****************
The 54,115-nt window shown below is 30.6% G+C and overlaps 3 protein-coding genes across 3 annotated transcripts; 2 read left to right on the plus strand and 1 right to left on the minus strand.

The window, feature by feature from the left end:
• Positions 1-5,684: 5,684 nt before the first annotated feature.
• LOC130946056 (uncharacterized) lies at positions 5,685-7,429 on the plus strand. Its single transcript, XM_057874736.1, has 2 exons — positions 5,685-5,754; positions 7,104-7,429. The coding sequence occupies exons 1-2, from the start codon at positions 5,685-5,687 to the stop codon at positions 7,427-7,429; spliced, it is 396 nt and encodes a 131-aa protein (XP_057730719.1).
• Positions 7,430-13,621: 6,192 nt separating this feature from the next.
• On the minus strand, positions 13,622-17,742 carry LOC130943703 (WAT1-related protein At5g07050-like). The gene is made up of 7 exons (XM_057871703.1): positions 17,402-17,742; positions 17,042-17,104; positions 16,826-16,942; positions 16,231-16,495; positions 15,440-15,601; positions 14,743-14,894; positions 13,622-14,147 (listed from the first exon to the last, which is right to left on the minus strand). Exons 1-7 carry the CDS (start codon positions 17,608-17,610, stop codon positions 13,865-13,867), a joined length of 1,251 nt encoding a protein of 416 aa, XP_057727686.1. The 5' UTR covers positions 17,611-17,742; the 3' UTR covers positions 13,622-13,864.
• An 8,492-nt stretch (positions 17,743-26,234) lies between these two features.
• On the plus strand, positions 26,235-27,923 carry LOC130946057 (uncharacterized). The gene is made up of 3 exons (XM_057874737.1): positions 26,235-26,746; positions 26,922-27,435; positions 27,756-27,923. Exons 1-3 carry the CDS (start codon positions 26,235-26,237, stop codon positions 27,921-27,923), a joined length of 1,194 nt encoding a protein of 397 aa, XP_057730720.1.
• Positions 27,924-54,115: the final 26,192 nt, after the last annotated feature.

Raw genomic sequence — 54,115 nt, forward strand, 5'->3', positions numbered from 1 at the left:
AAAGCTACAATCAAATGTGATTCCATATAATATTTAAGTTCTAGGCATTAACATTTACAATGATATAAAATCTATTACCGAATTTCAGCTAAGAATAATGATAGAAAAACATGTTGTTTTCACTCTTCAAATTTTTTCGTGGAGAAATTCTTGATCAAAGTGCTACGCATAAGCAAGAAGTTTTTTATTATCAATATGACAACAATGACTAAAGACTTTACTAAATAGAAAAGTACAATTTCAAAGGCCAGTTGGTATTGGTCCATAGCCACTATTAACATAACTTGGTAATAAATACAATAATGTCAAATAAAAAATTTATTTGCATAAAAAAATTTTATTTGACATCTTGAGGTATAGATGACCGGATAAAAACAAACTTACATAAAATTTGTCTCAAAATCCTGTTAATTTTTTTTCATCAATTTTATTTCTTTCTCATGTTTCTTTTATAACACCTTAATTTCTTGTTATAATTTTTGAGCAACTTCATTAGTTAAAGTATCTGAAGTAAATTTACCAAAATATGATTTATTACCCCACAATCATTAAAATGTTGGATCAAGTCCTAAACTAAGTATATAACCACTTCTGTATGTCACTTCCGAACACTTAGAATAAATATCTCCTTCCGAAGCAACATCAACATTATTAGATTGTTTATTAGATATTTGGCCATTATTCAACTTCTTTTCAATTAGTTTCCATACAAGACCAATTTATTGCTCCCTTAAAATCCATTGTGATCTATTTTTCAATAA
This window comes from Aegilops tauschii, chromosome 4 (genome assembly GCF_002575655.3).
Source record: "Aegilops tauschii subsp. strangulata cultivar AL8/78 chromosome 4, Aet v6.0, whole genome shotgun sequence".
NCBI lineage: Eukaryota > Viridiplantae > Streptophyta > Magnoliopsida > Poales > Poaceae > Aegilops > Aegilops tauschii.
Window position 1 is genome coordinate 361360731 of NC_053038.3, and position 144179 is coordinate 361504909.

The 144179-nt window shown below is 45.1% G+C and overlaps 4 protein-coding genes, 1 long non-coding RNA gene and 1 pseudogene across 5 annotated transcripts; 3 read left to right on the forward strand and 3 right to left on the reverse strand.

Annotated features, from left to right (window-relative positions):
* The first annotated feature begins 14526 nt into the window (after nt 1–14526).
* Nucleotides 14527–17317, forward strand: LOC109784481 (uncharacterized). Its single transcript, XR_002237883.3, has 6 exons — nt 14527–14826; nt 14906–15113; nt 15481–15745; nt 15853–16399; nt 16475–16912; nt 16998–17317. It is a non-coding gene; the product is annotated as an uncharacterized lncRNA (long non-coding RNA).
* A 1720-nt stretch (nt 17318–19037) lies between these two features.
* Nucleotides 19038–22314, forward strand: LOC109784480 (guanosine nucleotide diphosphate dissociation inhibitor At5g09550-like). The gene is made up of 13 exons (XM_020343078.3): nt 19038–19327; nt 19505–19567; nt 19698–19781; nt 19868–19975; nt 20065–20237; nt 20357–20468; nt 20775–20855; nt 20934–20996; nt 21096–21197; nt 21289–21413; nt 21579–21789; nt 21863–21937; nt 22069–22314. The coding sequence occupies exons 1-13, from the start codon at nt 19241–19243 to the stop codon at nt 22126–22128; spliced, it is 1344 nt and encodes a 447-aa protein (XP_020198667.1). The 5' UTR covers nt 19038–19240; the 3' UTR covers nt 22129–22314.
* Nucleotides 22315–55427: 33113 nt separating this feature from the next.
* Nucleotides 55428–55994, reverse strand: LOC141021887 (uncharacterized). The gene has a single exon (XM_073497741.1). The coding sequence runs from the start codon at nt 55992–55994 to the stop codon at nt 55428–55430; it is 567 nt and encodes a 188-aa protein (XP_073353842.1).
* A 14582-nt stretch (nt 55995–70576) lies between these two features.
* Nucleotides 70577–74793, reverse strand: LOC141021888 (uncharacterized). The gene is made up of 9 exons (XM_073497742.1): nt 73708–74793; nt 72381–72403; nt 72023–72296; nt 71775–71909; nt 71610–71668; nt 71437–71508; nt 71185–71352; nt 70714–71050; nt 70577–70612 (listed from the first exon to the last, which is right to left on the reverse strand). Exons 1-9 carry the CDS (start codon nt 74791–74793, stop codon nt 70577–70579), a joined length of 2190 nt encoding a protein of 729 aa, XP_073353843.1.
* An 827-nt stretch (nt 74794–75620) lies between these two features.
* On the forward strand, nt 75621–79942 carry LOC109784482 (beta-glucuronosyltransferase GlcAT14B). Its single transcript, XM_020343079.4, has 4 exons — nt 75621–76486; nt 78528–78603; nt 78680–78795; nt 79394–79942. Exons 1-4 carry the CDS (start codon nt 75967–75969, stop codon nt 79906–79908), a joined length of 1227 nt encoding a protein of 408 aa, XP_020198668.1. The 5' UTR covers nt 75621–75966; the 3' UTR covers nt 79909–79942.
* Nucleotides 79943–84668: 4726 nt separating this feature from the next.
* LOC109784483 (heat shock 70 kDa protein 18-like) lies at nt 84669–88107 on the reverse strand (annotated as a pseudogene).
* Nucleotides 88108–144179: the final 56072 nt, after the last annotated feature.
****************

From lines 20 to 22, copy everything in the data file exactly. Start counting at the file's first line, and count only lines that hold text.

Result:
* A 1720-nt stretch (nt 17318–19037) lies between these two features.
* Nucleotides 19038–22314, forward strand: LOC109784480 (guanosine nucleotide diphosphate dissociation inhibitor At5g09550-like). The gene is made up of 13 exons (XM_020343078.3): nt 19038–19327; nt 19505–19567; nt 19698–19781; nt 19868–19975; nt 20065–20237; nt 20357–20468; nt 20775–20855; nt 20934–20996; nt 21096–21197; nt 21289–21413; nt 21579–21789; nt 21863–21937; nt 22069–22314. The coding sequence occupies exons 1-13, from the start codon at nt 19241–19243 to the stop codon at nt 22126–22128; spliced, it is 1344 nt and encodes a 447-aa protein (XP_020198667.1). The 5' UTR covers nt 19038–19240; the 3' UTR covers nt 22129–22314.
* Nucleotides 22315–55427: 33113 nt separating this feature from the next.